Last week, at a meeting of the
Receptive Services Association of America, Jeffrey Stewart was
reading my mind and speaking it out loud -- into a microphone, no
less -- when he said, "Message matters, but messengers matter, as
Stewart, chief of
staff and counselor to Loews Hotels CEO Jon Tisch, was on a panel
that followed a keynote presentation by Geoff Freeman, executive
director of the Discover America Partnership, about the
partnership's ambitious agenda to influence public policy on behalf
of the travel industry.
identified three problems that the country faces and that he
believes would benefit from a revision of travel-related
The first problem
is that inbound travel to the U.S. has declined.
The second is
that America's image has deteriorated.
The third is that
foreign support for the war on terror has slipped.
To illustrate the
first problem, the decline in inbound tourism, Freeman graphically
demonstrated how the U.S. was losing global market share and also
how investment in tourism paid handsome dividends for the economy.
For the second, he recounted a credible study that the partnership
had commissioned, showing among other things that foreigners feared
immigration officers more than they feared terrorism.
Of the third
concern, that foreign support for the war on terror has slipped, he
said, "I'm not saying this is scientific, but it appears that image
matters to foreign support for the war on terror. Where image
declines, so does support."
scientific. Perhaps even a bit of sophistry. It strikes me that
aspects of the war on terror itself (overly restrictive immigration
policy, xenophobia, the war in Iraq) have contributed both to the
erosion of America's image and decline in support for the war on
terror. There's a linkage between the war on terror and America's
image, but it may not be the relationship Freeman
Freeman said that
among the initiatives the partnership had undertaken to move its
agenda forward was hiring Tom Ridge, former secretary of the
Department of Homeland Security, as a consultant and
Tom Ridge? The
architect of the very immigration policies that Freeman had just
said were perceived as "the world's worst entry
I like Freeman, and
I agree with the partnership's goals for policy change 100%. I
understand that it helps any potential legislation these days to be
positioned as helping in the war on terror. But I worry about the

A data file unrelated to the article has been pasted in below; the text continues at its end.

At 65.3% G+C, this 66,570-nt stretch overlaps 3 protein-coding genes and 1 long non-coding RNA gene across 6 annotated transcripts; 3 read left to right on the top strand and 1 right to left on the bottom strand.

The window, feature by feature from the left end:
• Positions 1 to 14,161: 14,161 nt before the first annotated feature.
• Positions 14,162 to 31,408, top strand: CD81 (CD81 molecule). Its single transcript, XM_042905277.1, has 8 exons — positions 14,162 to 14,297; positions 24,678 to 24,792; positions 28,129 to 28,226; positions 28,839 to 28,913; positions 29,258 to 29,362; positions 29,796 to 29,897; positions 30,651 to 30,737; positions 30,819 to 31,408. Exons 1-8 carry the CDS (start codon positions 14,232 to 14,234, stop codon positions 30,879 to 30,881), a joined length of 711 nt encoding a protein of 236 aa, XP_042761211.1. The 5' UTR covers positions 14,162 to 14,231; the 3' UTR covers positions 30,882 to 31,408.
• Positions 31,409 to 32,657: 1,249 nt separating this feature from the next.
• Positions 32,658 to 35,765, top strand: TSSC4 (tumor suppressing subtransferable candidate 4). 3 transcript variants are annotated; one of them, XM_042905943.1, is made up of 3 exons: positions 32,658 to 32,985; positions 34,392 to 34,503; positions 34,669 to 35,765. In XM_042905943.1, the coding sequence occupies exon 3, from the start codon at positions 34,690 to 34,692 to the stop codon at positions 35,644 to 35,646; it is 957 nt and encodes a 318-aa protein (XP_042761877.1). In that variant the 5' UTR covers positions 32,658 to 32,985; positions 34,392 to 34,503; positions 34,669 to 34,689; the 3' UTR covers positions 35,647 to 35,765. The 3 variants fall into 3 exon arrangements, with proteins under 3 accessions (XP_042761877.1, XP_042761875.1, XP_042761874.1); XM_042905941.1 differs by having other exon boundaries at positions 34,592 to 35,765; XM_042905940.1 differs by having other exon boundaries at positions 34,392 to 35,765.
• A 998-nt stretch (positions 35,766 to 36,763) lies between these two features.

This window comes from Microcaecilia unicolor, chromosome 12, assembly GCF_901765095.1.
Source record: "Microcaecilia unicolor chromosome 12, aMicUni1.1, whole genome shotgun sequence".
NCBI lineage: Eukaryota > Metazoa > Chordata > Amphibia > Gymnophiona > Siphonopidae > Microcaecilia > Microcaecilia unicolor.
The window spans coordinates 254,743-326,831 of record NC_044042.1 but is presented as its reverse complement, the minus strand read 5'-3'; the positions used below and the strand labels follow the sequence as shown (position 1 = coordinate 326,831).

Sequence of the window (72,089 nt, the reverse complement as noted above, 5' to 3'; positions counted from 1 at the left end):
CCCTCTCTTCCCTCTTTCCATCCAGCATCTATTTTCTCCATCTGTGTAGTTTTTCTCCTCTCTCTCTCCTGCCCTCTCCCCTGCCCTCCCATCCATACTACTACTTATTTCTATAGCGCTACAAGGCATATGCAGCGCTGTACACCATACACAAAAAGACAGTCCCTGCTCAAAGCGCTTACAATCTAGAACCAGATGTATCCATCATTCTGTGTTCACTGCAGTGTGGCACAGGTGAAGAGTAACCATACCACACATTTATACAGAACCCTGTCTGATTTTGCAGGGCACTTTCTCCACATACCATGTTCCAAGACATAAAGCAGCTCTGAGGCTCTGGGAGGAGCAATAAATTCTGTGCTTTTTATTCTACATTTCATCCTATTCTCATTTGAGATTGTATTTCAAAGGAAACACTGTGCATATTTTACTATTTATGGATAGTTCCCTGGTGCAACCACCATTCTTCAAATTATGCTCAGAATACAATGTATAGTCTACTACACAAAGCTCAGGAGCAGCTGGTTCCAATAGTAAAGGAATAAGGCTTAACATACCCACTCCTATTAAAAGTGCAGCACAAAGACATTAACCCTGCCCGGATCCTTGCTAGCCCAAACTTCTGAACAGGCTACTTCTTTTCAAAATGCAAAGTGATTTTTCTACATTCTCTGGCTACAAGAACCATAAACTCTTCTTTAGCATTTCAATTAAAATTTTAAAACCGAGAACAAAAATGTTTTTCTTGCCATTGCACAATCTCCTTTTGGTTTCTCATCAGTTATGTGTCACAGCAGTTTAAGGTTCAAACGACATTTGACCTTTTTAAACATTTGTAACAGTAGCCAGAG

hiring of Ridge, particularly if he's lobbying on behalf of travel
to a Congress that's notably unsympathetic to officials so strongly
linked to the policies of the present administration.
Freeman had also
said that he had encouraged officials in the Departments of State
and Homeland Security to counter negative foreign perceptions of
our immigration process by pitching the news media stories that
It was while
addressing this subject -- that the government can effectively
correct negative perceptions about the entry process -- that
Stewart, on a panel following the speech, asserted, "Message
matters, but messengers matter, as well."
He expressed doubts
that administration officials were the most credible voices to
reassure potential visitors.
When the panel
ended, I asked Stewart whether he would include Ridge in his
cautionary message about messengers mattering.
necessarily the guy to tell the world that everything's warm and
fuzzy," Stewart said. "But he can be effective with policymakers.
It'll take many individuals and approaches."
Tisch, is the most politically astute executive in the travel
industry, and I'll defer to the opinion of his counselor. Still,
I'm of two minds. I think Freeman's economic-based approach and the
study on travelers' perception of America are brilliant and
persuasive tools. I'm willing to take a wait-and-see position on
Ridge, and who knows? Freeman's version of the linkage between
America's image and the war on terror may actually find purchase in
But, while it's
true that it takes many individuals and approaches to pass
legislation, it should be noted that the political winds shifted
I hope Freeman is
keeping an eye on the weather vane.